When I bought my second house, it needed a huge remodel and some reconstruction. I loved it! When I was painting the living room, kitchen/dining area, and one of the bedrooms, my mom wanted to help. I’d learned a lot about painting from books and from the bathroom, so I showed mom what to do. We had a blast, painting every evening after I came home from work. Greens with pale yellow ceilings in the living room, kitchen, and dining areas. Turquoise and white in the bath. Orange with pale blue ceiling and closet interior in the bedroom. Sure, my mom got a lot of paint … on me. But it was fun and turned out beautifully. I look forward to having another house (although in the Seattle area, it could be a while) and painting and all that again.

    And to refute my parents’ position: NOT all girls love pink. So there.

  14. toni says:

    There is construction on the street below my window. They’re finally fixing a street so bad that even my 4wd truck had issues–but they’ve knocked out my Internet. Posting from my phone.

    Thank you for all the kind words.

    Skye, I’m tight there with you on the pink. I have to say that I was relieved when the g-kid claimed purple as her favorite without any coaching by moi. I’d have painted it pink if she liked it, but I’d have been grumpy about it.

  15. It’s wonderful! My first house, I painted my office in similar colors, except I spongepainted a darker bluey-purple over the slightly lighter purple walls. It was a good idea at the time and looked pretty great, but given how quickly I flipped that house while divorcing my ex, my takeaway was that the room looked like a giant bruise. Not a great association after the fact.

    Maybe once she gets the space where the crib is now, paint stripes on the wall behind the theoretical stage? That would set the area apart even more, and also theoretically, wouldn’t be that hard to do with painter’s tape.

  16. Sooo lovely – I’d have been in complete heaven as a little girl in that room. You can be sure, she will treasure the memories always.

    Favourite room – my pink bedroom in Brussels. Unlikely to happen again, but you never know..

  17. glee says:

    First and foremost, what a lovely space you’ve made for your granddaughter. How she will enjoy it. and I do sympathize tremendously about the stencil — i did one one letter at a time for my wedding invitation a bazillion years ago and it did look okay but … good thing it was a hippy,dippy wedding.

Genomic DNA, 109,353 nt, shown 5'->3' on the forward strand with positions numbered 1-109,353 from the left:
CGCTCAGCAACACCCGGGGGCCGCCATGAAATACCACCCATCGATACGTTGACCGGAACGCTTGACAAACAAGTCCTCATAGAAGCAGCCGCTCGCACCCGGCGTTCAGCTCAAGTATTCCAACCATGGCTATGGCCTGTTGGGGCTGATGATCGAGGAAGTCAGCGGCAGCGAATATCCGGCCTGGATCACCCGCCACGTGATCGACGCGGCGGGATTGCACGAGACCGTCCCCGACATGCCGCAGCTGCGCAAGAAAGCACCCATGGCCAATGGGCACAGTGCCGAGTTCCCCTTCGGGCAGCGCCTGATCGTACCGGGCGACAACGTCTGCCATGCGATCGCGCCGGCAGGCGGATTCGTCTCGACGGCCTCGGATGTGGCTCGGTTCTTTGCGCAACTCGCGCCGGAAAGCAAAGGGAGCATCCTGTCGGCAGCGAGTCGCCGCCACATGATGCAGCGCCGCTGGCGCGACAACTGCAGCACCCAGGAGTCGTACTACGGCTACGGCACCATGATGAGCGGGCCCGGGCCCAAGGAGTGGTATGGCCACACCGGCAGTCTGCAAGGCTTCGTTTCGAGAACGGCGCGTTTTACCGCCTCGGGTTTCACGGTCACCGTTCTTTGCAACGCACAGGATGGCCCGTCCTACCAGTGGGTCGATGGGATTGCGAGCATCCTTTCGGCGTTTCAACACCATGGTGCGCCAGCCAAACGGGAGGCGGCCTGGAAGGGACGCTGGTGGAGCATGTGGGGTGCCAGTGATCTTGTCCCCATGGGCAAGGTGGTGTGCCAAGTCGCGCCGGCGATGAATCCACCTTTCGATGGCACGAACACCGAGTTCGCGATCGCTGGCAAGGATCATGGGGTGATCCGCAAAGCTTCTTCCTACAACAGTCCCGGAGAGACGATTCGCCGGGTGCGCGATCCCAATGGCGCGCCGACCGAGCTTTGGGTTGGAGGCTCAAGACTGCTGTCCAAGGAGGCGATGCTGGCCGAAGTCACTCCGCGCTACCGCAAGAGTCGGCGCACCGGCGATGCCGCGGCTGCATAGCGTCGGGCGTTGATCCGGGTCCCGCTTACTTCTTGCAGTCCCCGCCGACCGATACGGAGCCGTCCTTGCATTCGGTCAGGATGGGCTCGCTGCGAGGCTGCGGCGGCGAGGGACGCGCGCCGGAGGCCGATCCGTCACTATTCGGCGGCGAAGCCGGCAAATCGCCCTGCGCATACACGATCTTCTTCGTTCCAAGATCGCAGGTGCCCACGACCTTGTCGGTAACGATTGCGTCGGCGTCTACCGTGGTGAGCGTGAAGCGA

Many months ago (April?) I posted a bit about the full-scale kitchen remodel I was starting. I just wanted to say it is done and I am delighted both that it’s done (boy do I get the let’s-just-set-fire-to-it-and-go-home wish, even though I wasn’t actually doing the work myself) and with the result. I did a little web-taste so you all can see it. Of course, I have many before, during, after shots that I took and I will get some that a pro took because the contractor wants to enter it in contests, the architect is thrilled and … perhaps Phoenix House and Garden magazine is interested. Life, the most amazing things happen while you are expecting something else.
    So remember, mid-Century modern single-level home. Needed more light, more cabinets, better integration into how we live, and I LOVE IT. And it’s a handicapped accessible space.
    Navigation bar across the top.

  18. Kelly S says:

    If you paint the stripe in the exact same color purple but with high gloss paint it comes out appearing to be a different color but not wildly so. I did that in my dining room under the chair rail.

  19. Kelly, we’re of like mind! I was thinking the same thing – a subtle stipe with high gloss… make a sort of “border” in that corner, a sort of feel of columns.

  20. I meant to bring one of those with me, and forgot. My son’s supposed to get one in there. (Odds are, I’ll bring one next time I go.)